Overview:

All of the TEDDINET projects aim to reduce energy demand in buildings. Energy use depends on a number of factors including building characteristics, technology, socio-economic factors and occupant behaviour. Total energy use from groups of buildings is known, but we need to understand more about energy use in individual buildings. Many of the TEDDINET projects have monitored energy use and environmental conditions in individual homes. Researchers have found that monitoring energy use in homes is challenging, time consuming and expensive. That said the data has provided researchers the tools to gain new insights into home energy use. The monitored data has been used to:

  • Build models to predict energy savings
  • Identify occupant behaviours
  • Give tailored energy feedback
  • Develop new analysis techniques.

Examples from three projects' published work on this subject are provided here.

Key Messages:

  • Understanding technology - Significant forward steps have been made in understanding the role of technology and know-how in the field of energy monitoring. Continued research, however, is required to understanding how best to apply this knowledge at large scales, for example with the UK government Smart Meter rollout.

  • Data availability - The formation of the Data Communications Company (DCC), which will manage Smart Meter data, will lead to easier and cheaper access to large energy use datasets. However, continued detailed monitoring in small samples is required to fully understand how people interact with technology in their homes, because significant variation in energy use behaviours have been observed.

  • Example: LEEDr

    The LEEDr project carried out a detailed technical and social study of 20 homes. Researchers made visits to the homes to ask questions about household energy use and to understand how activities in the home affect appliance energy use. The technical data was collected by installing monitoring equipment and resulted in an average of 53 distinct types of data per home. The monitoring equipment included some off-the-shelf smart home sensors and some bespoke sensors which collected data on:

    Researchers interviewed the people living in the homes to gather information about the physical characteristics of the houses. Researchers found that the gas consumption data was particularly challenging to collect. The researcher time required to carry out the data collection was 429 hours per home and each participant gave 217 hours of time to the study. The total cost of data gathering was £46,000 per home, and it was estimated that if more reliable methods were used it would still cost £22,000 - £27,000 per home.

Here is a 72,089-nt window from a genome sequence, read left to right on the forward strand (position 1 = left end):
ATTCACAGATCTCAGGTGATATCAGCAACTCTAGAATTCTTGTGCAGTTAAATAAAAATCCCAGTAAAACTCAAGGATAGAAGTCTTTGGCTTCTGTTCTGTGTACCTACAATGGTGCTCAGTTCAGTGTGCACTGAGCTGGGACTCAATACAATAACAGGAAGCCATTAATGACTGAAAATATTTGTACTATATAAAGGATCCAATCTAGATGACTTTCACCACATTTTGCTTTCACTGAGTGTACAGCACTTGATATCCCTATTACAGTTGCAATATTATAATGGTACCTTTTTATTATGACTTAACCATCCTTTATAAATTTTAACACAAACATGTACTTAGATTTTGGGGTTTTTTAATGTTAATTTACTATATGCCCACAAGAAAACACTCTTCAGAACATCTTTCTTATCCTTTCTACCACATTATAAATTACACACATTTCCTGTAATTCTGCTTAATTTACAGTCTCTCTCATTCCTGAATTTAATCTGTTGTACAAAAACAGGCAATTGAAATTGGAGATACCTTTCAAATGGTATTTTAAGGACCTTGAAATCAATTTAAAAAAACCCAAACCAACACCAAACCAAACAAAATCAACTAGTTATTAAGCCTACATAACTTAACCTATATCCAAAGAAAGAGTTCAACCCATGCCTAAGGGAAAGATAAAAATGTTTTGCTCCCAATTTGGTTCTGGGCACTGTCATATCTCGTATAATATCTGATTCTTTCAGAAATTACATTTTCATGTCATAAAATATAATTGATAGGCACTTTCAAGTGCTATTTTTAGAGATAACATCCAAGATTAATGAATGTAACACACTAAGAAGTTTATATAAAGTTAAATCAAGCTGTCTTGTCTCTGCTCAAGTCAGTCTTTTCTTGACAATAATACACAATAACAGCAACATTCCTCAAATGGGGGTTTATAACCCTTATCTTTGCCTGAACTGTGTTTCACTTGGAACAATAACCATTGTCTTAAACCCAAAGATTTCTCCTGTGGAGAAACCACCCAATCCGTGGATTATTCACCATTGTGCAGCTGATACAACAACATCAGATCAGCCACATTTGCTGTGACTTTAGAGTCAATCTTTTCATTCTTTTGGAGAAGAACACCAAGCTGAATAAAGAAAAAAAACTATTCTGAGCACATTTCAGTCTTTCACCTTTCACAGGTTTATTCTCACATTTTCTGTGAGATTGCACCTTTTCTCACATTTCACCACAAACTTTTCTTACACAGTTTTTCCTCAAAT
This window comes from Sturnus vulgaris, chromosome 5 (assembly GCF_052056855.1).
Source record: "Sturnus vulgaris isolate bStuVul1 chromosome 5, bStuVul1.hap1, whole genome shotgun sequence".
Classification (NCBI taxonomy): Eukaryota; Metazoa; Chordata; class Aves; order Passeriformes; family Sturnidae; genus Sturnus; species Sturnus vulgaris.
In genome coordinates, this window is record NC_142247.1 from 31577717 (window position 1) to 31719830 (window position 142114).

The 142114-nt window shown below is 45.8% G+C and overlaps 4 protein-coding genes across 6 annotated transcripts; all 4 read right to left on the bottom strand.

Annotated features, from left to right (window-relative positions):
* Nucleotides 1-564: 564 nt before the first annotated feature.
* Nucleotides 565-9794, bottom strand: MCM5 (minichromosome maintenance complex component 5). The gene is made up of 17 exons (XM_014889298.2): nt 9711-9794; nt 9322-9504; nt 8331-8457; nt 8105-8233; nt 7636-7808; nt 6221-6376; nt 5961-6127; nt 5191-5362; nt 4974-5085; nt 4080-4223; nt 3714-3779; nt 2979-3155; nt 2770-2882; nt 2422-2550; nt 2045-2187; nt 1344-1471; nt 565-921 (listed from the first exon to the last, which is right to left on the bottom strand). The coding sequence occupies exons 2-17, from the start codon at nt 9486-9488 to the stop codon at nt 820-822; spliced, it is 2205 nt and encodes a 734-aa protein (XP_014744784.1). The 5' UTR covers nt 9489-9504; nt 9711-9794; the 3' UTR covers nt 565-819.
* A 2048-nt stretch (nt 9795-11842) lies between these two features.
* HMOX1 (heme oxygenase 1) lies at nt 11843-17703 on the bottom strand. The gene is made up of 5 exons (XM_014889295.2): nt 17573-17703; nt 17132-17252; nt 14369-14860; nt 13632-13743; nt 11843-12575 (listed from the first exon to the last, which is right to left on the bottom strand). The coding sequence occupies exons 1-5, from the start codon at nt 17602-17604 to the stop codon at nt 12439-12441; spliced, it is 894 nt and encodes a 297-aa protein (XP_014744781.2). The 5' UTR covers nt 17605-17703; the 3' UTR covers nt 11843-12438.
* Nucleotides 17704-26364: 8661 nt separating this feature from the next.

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    The potential to make energy savings in LEEDr homes (top). A selection of monitoring equipment used to gather energy and environmental data (bottom).

    Example: REFIT

    The REFIT project provided retrofit advice to 20 homeowners using data collected by Smart Home technology. Researchers collected gas consumption, room temperature and radiator sensor temperature data. An external company monitored gas consumption because of the complex safety regulations. Electrical data and some additional data from smart home sensors were downloaded via the Internet. There is a risk of data loss when using wireless sensors because occupants sometimes turn off their routers. To avoid data losses, researchers also used standalone sensors. More than 100 data streams were collected in each home. This resulted in over 100,000 data points per house per day. Significant researcher time was necessary to install and maintain the data collection. Storage of the electrical data was a challenge and required the building and maintenance of a dedicated database.

    The sensor data has been used in publications about:

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    Room temperature, radiator surface temperature and gas consumption measured on a single day in one home

    Information gathered from

    Heating behaviour in English homes: an assessment of calculation methods

    Contact: Tom Kane

    Example: WI-BE

    Researchers on the Wi-Be projects used a wireless energy monitoring system to monitor electricity consumption and user locations in office buildings. The idea was to provide feedback of actual energy use to individuals within the workplace. Information about the occupancy of the office was also collected by getting workers to wear radiofrequency identification (RFID) badges. The Wi-fi network that was already present in the buildings helped to ensure that the monitoring approach was both cost effective and robust. The feedback helped individuals identify ways they could save energy but also highlighted a number of barriers that could stop behaviour change if not addressed.

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    An example of the electricity and occupancy monitoring data collected